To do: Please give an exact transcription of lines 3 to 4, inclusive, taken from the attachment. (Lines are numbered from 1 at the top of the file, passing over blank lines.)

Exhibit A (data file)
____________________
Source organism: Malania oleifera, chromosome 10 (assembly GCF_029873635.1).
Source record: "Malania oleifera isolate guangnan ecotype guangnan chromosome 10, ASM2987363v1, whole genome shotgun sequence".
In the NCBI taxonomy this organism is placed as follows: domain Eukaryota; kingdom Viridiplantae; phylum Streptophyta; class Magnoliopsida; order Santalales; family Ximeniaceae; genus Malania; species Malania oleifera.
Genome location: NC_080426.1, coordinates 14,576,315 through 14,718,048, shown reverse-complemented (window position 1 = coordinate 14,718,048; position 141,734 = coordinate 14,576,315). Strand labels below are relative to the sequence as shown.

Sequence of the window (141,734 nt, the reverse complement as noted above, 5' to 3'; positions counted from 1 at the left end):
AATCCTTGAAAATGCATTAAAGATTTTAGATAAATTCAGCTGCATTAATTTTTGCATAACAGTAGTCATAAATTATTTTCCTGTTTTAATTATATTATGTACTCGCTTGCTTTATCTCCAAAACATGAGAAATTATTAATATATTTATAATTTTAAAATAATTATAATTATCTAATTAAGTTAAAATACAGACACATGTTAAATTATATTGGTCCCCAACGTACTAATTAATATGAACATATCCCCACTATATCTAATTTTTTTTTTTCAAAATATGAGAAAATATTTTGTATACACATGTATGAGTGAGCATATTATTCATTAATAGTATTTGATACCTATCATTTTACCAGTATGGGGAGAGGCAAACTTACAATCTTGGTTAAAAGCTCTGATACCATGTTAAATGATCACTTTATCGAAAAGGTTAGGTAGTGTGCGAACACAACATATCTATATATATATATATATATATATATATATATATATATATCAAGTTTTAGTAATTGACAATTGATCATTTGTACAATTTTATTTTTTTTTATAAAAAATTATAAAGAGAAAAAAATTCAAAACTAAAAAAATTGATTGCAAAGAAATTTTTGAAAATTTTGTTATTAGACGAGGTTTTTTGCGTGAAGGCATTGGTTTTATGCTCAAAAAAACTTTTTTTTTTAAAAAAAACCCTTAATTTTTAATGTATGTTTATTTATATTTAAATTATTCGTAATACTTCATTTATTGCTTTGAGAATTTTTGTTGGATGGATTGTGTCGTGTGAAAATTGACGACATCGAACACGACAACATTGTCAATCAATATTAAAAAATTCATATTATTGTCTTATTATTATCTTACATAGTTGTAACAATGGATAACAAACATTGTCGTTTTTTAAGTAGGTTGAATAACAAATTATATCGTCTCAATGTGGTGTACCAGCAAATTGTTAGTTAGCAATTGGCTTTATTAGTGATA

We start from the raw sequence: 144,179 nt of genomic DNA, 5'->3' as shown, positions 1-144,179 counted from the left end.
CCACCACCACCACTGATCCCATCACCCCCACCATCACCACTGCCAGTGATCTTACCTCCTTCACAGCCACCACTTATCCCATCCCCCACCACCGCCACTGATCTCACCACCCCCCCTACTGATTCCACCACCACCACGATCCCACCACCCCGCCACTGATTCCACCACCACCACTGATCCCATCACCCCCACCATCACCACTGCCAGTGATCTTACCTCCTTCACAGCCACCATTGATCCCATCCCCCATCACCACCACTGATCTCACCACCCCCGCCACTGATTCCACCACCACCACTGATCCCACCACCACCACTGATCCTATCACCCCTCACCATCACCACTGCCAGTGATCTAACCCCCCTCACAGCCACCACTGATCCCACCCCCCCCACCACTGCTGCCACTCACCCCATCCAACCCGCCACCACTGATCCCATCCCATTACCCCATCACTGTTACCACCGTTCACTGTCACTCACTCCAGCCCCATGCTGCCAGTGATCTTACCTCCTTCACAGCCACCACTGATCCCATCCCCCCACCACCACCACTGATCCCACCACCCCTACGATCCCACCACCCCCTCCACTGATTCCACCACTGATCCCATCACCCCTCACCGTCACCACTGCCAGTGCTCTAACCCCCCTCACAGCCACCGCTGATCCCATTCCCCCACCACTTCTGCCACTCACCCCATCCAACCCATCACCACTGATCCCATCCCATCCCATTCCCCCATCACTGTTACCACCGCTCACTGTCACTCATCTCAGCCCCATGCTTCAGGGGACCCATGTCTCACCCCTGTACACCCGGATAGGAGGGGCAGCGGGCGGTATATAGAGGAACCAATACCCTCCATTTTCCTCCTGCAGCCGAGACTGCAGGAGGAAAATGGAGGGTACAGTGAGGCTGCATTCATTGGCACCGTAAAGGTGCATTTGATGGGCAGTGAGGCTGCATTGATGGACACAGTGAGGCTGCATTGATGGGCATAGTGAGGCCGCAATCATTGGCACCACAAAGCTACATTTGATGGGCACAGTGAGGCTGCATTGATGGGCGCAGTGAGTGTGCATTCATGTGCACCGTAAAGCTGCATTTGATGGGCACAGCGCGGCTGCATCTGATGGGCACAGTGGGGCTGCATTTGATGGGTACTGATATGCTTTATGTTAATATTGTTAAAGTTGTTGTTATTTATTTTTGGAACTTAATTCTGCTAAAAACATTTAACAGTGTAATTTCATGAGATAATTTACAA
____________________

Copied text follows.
In the NCBI taxonomy this organism is placed as follows: domain Eukaryota; kingdom Viridiplantae; phylum Streptophyta; class Magnoliopsida; order Santalales; family Ximeniaceae; genus Malania; species Malania oleifera.
Genome location: NC_080426.1, coordinates 14,576,315 through 14,718,048, shown reverse-complemented (window position 1 = coordinate 14,718,048; position 141,734 = coordinate 14,576,315). Strand labels below are relative to the sequence as shown.